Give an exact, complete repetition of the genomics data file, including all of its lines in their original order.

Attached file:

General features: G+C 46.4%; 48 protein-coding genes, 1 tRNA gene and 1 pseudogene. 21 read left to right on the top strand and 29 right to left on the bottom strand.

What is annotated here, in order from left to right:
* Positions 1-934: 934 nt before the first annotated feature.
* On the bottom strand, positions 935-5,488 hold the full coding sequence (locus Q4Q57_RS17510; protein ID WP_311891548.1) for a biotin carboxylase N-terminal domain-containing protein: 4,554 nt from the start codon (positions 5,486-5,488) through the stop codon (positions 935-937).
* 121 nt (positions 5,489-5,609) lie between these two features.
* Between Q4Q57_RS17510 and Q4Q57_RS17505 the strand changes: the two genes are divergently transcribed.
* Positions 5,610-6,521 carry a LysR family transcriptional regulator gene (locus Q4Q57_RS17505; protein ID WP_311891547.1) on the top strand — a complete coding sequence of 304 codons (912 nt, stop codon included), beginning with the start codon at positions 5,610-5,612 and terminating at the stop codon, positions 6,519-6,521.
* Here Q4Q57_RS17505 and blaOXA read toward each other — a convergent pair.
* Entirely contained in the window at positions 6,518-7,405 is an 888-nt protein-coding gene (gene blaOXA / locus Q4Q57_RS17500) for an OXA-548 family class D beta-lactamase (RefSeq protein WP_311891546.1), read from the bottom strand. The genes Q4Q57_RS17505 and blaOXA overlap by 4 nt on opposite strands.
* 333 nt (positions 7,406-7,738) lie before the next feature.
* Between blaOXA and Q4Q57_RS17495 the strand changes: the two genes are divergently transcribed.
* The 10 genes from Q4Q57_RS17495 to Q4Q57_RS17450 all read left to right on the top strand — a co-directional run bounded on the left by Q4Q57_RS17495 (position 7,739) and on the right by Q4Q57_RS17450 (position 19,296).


General features: G+C 46.4%; 48 protein-coding genes, 1 tRNA gene and 1 pseudogene. 21 read left to right on the top strand and 29 right to left on the bottom strand.

What is annotated here, in order from left to right:
* Positions 1-934: 934 nt before the first annotated feature.
* On the bottom strand, positions 935-5,488 hold the full coding sequence (locus Q4Q57_RS17510; protein ID WP_311891548.1) for a biotin carboxylase N-terminal domain-containing protein: 4,554 nt from the start codon (positions 5,486-5,488) through the stop codon (positions 935-937).
* 121 nt (positions 5,489-5,609) lie between these two features.
* Between Q4Q57_RS17510 and Q4Q57_RS17505 the strand changes: the two genes are divergently transcribed.
* Positions 5,610-6,521 carry a LysR family transcriptional regulator gene (locus Q4Q57_RS17505; protein ID WP_311891547.1) on the top strand — a complete coding sequence of 304 codons (912 nt, stop codon included), beginning with the start codon at positions 5,610-5,612 and terminating at the stop codon, positions 6,519-6,521.
* Here Q4Q57_RS17505 and blaOXA read toward each other — a convergent pair.
* Entirely contained in the window at positions 6,518-7,405 is an 888-nt protein-coding gene (gene blaOXA / locus Q4Q57_RS17500) for an OXA-548 family class D beta-lactamase (RefSeq protein WP_311891546.1), read from the bottom strand. The genes Q4Q57_RS17505 and blaOXA overlap by 4 nt on opposite strands.
* 333 nt (positions 7,406-7,738) lie before the next feature.
* Between blaOXA and Q4Q57_RS17495 the strand changes: the two genes are divergently transcribed.
* The 10 genes from Q4Q57_RS17495 to Q4Q57_RS17450 all read left to right on the top strand — a co-directional run bounded on the left by Q4Q57_RS17495 (position 7,739) and on the right by Q4Q57_RS17450 (position 19,296).